Red cell pyruvate kinase deficiency: Molecular and clinical aspects

Alberto Zanella, Elisa Fermo, Paola Bianchi, Giovanna Valentini

Research output: Contribution to journalArticlepeer-review


Red cell pyruvate kinase (PK) deficiency is the most frequent enzyme abnormality of the glycolytic pathway causing hereditary non-spherocytic haemolytic anaemia. The degree of haemolysis varies widely, ranging from very mild or fully compensated forms, to life-threatening neonatal anaemia and jaundice necessitating exchange transfusions. Erythrocyte PK is synthesized under the control of the PK-LR gene located on chromosome 1. To date, more than 150 different mutations in the PK-LR gene have been associated with PK deficiency. First attempts to delineate the biochemical and clinical consequences of the molecular defect were mainly based on the observation of the few homozygous patients and on the analysis of the three-dimensional structure of the enzyme. More recently, the comparison of the recombinant mutants of human red cell PK with the wild-type enzyme has enabled the effects of amino acid replacements on the enzyme molecular properties to be determined and help to correlate genotype to clinical phenotype.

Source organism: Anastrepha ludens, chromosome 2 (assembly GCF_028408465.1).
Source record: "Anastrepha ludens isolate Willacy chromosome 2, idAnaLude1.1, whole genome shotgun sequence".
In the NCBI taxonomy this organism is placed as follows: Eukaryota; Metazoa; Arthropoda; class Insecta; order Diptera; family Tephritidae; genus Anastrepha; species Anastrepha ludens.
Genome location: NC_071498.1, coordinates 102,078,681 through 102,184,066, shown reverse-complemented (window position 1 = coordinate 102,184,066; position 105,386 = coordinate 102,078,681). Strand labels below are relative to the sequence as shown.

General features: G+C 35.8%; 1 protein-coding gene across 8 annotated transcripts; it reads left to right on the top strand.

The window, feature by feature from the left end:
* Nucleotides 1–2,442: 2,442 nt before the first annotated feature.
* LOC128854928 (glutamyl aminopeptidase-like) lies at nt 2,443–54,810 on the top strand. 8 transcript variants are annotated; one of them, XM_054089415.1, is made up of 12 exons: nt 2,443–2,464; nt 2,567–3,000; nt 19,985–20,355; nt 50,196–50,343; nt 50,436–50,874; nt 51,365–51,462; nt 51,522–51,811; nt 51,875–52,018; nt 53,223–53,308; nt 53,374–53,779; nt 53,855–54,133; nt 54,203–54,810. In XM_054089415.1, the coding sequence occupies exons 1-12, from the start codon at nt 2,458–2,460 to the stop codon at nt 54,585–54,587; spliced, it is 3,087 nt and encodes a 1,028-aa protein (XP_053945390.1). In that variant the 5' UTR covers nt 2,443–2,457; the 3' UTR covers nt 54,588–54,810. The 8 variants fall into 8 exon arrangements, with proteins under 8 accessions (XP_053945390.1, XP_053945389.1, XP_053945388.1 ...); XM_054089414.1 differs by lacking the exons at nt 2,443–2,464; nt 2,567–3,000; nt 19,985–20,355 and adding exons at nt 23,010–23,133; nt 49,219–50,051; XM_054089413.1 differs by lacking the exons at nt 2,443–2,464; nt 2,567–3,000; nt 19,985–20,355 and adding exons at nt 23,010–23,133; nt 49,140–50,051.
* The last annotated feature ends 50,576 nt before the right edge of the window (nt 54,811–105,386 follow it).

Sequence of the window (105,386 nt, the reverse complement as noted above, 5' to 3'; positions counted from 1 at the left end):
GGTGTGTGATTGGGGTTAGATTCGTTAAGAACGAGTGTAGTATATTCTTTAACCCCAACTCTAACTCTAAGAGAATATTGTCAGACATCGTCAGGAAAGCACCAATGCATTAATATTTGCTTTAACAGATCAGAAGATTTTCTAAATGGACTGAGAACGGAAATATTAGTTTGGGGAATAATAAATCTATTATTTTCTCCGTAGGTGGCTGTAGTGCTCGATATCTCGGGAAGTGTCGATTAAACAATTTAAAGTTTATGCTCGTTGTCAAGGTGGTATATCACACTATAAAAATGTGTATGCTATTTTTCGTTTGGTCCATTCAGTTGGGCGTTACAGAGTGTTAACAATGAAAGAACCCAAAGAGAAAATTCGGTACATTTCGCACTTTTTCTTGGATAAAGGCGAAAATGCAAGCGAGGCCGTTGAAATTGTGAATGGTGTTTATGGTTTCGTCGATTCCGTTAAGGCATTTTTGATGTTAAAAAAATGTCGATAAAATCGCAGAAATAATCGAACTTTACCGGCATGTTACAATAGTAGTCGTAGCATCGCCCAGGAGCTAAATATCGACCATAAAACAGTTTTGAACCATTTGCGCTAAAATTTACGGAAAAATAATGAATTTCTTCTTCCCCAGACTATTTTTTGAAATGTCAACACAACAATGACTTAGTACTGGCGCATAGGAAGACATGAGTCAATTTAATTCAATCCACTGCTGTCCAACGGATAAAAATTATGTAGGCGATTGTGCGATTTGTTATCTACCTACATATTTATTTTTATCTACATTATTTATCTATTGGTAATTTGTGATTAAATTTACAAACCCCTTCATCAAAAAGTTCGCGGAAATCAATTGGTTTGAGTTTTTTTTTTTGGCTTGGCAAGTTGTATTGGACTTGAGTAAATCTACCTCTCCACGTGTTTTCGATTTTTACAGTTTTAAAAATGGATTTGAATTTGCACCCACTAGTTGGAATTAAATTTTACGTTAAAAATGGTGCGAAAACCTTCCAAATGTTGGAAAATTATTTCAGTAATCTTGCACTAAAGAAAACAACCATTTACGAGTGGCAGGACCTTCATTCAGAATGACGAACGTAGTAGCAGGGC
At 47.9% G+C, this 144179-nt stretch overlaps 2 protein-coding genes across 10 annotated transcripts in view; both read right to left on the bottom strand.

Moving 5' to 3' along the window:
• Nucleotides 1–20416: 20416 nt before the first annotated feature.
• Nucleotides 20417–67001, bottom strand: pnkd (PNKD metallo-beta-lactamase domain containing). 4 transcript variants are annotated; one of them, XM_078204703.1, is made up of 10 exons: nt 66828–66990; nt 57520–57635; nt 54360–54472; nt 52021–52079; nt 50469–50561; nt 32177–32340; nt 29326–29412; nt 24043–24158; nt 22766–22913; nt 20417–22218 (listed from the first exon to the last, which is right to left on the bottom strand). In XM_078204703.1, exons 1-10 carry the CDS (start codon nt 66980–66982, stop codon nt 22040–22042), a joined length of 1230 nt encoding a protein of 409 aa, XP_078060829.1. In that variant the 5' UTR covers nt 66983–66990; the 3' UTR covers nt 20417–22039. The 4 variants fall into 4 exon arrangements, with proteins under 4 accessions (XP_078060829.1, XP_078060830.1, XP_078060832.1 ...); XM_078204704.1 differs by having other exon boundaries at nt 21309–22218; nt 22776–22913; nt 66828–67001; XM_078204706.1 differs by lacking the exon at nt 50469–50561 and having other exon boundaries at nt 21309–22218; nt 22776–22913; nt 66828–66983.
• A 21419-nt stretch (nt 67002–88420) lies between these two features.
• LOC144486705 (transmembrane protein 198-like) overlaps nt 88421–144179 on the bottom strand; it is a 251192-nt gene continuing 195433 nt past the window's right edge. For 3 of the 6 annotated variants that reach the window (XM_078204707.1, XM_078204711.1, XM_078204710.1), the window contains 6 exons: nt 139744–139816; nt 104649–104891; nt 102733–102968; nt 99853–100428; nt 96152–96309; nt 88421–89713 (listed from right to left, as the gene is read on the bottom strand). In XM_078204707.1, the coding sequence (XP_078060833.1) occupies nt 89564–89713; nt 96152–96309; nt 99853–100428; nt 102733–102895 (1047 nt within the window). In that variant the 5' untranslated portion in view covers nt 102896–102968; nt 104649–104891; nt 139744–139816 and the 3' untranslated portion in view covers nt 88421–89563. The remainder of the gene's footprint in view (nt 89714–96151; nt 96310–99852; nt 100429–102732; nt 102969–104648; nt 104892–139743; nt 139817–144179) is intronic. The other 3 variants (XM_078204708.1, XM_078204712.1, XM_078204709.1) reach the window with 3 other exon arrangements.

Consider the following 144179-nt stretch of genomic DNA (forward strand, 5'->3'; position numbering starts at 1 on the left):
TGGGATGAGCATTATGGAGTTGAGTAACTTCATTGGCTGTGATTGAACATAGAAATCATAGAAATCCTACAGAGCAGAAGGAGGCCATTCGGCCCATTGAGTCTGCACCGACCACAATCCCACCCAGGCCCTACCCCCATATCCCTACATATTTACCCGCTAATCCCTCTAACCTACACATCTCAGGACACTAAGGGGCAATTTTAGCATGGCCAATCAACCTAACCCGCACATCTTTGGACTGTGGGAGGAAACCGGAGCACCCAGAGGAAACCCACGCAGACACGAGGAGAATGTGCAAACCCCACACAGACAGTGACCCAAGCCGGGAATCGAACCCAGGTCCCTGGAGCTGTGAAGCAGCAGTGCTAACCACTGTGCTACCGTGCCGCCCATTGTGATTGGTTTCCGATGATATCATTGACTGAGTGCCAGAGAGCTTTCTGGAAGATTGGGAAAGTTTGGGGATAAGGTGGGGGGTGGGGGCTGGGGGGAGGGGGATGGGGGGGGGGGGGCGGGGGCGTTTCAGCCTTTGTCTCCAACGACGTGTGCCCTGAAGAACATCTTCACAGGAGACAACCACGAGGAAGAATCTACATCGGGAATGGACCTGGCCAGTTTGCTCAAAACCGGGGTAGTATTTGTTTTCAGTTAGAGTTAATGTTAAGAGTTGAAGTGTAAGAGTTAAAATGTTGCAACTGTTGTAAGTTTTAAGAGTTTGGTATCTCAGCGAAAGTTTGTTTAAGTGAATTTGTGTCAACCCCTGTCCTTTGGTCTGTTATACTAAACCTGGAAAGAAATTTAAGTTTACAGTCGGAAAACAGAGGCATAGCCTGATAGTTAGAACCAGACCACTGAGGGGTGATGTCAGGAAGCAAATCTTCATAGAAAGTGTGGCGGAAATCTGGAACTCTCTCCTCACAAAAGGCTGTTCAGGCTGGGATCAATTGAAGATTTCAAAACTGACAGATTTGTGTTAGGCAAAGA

Original languageEnglish
Pages (from-to)11-25
Number of pages15
JournalBritish Journal of Haematology
Issue number1
Publication statusPublished - Jul 2005


  • Chronic haemolytic anaemia
  • Mutagenesis
  • Mutations
  • PK-LR gene
  • Pyruvate kinase deficiency

ASJC Scopus subject areas

  • Hematology


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